I hope that you accept them because I had a great time reading another masterpiece article from Michael Lewis this past week from last Sunday's New York Times Magazine. Check out "Absolutely, Power Corrupts." here...But hit it up soon because it's on the fifth day of the NYTimes free article life span...(Isn't that time-frame deadline one of the dumbest rules of online periodicals today?)
In my mind, Lewis is one the top sportswriters...Yes, I said it...in the game today.
He sold me when I read "Moneyball" two years ago, and he pushed me over the edge after I read his portrayal of New York Giants GM Ernie Accorsi and his education process of quarterback, Eli Manning...Never mind the fact that Lewis had the inside track on Manning info because of his New Orleans Newman High connections...;)
Well, after his money article on Sunday, Lewis also handled some hot Q's from NYTimes readers, who continue to pester him with his thoughts on 'Moneyball'. Check them out here, but again catch while you can...And for you naysayers that say it doesn't work...People get off it...These theories have been working for a couple of decades now...Get over it.
And for you stat-heads, economists, business statistcians, and financial analysts that are sticking this in old-school baseballheads' faces...It's not the whole story either. So, get off of it.
Whichever way you fall, I do like Lewis's response to this Q because it addresses the fact of why small teams won't continue to their comparative advantages over big-market teams for long.
Q. 6. What, if anything, will ever drive baseball toward realistic income parity between the dominant teams and other markets?
- Jo G. Prichard, Jackson, Miss.
A. The death of George Steinbrenner. Seriously, the only way that baseball owners and players agree to the sort of salary caps and revenue sharing that have created such a level financial playing field in the N.F.L. is if they experience a real crisis on the business end of the game. And if you step back from it a bit you see that the game is in pretty good shape. But I think that the theoretical problem envisioned by M.L.B. more than a decade ago — that when you have rich and poor teams, the rich teams would always beat the poor ones — will become more of a real problem the more efficient the market becomes. The Oakland A's — and other poor teams — can compete with a small payroll because they can find ways to make that money go further. But once they lose their intellectual advantage, they are doomed. The Los Angeles Angels spending twice as much on baseball players as Oakland matters more in 2005 than the Texas Rangers spending nearly three times as them in 2002.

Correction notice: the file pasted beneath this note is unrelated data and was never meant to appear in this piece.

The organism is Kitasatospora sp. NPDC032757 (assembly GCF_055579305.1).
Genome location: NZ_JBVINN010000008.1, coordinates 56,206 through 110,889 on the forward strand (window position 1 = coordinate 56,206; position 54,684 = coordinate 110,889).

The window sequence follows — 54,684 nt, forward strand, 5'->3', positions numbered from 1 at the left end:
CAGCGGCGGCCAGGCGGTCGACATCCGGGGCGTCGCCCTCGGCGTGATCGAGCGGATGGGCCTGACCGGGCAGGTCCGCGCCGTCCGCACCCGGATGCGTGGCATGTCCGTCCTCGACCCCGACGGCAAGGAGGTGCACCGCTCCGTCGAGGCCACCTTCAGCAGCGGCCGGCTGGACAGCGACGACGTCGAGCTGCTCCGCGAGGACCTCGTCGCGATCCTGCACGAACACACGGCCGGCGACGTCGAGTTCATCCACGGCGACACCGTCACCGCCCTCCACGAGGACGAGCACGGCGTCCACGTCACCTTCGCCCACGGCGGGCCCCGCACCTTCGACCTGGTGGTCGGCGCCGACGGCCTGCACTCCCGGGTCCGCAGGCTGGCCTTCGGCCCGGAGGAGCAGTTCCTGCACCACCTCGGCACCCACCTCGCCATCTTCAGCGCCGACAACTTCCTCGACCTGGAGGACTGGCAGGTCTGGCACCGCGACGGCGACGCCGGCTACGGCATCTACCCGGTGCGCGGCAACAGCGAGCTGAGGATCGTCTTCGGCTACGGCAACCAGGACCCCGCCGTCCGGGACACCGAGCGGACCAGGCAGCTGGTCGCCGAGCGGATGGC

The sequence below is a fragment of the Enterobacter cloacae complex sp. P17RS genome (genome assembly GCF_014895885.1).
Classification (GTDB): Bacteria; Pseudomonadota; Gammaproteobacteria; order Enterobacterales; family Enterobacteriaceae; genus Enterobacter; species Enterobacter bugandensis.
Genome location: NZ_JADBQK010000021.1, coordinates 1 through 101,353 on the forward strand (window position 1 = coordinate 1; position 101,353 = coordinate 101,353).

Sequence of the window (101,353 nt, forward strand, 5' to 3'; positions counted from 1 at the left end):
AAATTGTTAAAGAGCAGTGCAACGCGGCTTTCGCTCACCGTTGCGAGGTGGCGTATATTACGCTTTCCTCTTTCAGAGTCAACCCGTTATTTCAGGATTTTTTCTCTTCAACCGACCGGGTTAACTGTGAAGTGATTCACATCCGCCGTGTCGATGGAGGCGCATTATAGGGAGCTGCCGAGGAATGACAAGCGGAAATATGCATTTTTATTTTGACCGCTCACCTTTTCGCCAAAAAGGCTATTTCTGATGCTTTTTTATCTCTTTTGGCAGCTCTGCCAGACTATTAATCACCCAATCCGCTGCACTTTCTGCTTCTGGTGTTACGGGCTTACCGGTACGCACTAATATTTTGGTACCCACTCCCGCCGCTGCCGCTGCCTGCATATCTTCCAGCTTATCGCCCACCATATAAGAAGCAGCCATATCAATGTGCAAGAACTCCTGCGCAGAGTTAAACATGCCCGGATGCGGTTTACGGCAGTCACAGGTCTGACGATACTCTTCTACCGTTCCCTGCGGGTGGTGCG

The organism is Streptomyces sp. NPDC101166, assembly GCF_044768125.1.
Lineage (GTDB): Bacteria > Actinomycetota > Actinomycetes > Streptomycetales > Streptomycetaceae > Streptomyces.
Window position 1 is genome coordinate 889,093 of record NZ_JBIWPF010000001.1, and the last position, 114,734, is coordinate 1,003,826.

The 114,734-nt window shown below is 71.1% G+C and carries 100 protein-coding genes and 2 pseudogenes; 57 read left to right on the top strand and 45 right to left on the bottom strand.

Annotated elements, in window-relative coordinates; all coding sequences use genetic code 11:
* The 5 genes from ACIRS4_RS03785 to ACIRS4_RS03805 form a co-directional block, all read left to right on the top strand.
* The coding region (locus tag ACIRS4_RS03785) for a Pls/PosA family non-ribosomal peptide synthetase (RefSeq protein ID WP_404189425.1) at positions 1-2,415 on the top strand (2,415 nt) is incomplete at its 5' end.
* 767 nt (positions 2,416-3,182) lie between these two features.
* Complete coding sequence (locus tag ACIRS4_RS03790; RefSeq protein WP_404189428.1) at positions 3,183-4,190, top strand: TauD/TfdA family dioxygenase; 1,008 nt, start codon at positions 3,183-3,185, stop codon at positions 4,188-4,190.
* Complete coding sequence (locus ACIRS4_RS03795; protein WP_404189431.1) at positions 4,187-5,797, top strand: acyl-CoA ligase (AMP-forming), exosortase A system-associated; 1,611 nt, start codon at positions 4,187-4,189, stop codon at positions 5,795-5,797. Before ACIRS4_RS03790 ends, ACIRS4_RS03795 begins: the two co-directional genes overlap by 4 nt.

Now to tell you where I fall with all of this. I do believe that there still should be some creedence given to intangibles, and there is room for old-school 'feels' as to how a player interacts in a team environment...Why?
Because I do believe in team-chemistry, hot-streaks, and locker-room politicians in sports, and I believe they still play a major role with winning teams.
I also believe that "Moneyball" practices don't answer for dumb oddities such as failures as poor base-running mistakes that killed the A's twice in the ALCS...Ask Eric Byrnes and Jeremy Giambi about the art of sliding...Unfortunately, that's where those little "old-school" things make or break you.
With that said, I'm not banging the 'old-school' drum. Believe me, I'm a full buyer of the new school "Moneyball" theories. It's just that I believe in the blended approach...You can't slough off intangibles...For you stat heads, how about 25/75...that's not unreasonable.
Enjoy the reads. Lewis's theories are right on.
I'm off to Charlotte...I'll be back in full-force on Sunday.